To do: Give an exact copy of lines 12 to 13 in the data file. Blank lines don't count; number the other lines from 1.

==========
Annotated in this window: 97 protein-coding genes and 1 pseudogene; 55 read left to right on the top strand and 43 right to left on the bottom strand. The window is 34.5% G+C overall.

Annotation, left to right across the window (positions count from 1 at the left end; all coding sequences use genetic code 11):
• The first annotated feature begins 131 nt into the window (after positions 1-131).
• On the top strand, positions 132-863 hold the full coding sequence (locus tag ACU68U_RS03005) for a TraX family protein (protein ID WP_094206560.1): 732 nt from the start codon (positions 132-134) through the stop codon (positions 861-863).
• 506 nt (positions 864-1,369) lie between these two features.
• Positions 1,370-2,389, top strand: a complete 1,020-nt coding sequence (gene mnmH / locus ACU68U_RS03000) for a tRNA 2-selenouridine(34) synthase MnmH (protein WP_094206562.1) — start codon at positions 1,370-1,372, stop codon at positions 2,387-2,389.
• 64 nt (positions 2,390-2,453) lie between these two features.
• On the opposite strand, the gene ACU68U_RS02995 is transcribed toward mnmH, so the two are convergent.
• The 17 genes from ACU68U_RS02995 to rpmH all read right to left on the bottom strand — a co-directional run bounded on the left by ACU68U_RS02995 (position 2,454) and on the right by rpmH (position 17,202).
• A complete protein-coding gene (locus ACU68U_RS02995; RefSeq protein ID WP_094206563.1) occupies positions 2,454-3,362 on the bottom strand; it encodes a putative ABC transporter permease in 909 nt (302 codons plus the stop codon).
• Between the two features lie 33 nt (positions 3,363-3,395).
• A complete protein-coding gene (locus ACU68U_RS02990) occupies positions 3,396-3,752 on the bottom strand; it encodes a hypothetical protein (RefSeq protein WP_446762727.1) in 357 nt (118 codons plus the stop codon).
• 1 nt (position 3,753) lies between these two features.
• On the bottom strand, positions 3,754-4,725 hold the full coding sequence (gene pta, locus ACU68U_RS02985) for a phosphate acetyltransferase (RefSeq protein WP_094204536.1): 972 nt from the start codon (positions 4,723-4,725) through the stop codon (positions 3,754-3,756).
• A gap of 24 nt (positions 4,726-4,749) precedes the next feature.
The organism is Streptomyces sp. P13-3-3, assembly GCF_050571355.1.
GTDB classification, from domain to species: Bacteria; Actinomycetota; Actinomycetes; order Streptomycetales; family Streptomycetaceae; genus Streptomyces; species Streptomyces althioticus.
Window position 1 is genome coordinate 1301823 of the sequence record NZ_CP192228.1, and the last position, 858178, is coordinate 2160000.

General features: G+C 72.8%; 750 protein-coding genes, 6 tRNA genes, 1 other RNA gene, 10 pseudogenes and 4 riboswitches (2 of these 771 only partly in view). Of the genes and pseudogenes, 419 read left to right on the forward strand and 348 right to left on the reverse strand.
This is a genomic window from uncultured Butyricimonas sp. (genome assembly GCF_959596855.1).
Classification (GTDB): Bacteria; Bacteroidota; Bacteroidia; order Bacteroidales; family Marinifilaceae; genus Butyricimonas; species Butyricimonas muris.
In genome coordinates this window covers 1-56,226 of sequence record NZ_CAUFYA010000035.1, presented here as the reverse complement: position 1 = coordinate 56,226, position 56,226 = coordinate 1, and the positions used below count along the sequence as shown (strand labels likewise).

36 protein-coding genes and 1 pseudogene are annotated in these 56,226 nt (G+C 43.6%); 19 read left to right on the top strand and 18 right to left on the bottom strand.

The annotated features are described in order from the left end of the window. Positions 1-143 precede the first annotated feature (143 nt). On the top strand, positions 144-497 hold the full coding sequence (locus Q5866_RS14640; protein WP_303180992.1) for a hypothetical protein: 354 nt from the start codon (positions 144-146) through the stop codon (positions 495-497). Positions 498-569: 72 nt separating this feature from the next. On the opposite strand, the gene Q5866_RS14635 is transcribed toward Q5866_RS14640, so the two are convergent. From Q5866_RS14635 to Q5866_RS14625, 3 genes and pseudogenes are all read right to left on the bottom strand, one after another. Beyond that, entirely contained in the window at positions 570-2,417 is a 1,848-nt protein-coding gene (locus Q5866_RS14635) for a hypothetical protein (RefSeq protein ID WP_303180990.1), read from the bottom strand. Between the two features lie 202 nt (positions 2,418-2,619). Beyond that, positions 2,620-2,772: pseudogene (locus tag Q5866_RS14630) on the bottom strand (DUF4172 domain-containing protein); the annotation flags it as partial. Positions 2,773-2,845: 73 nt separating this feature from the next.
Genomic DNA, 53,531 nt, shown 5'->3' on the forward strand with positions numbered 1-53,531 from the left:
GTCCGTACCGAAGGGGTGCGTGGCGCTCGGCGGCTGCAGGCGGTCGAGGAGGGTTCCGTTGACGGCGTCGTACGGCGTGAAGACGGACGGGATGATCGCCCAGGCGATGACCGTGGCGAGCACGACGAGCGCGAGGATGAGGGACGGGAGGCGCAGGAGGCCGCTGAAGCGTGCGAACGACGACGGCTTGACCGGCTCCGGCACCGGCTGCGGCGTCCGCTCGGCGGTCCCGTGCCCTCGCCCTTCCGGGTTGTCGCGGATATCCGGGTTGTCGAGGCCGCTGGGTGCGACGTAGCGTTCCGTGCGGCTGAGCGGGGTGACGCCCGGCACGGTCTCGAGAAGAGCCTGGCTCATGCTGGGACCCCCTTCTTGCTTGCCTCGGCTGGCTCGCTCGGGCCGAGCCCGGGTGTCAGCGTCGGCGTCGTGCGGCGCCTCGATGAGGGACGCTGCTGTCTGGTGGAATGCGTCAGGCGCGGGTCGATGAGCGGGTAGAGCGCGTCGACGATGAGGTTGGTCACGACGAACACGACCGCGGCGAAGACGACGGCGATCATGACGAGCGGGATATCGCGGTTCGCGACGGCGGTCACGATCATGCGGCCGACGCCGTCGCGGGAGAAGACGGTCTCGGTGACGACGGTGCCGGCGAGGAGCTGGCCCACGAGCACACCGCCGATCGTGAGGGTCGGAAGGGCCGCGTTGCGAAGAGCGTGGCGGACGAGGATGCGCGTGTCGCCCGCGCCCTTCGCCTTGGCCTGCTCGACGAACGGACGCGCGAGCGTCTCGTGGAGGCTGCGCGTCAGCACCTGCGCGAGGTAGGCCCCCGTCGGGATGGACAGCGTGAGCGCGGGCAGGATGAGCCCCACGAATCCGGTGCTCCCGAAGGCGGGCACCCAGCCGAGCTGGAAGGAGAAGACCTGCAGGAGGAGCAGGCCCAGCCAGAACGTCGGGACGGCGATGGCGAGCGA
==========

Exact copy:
• A complete protein-coding gene (locus ACU68U_RS02990) occupies positions 3,396-3,752 on the bottom strand; it encodes a hypothetical protein (RefSeq protein WP_446762727.1) in 357 nt (118 codons plus the stop codon).
• 1 nt (position 3,753) lies between these two features.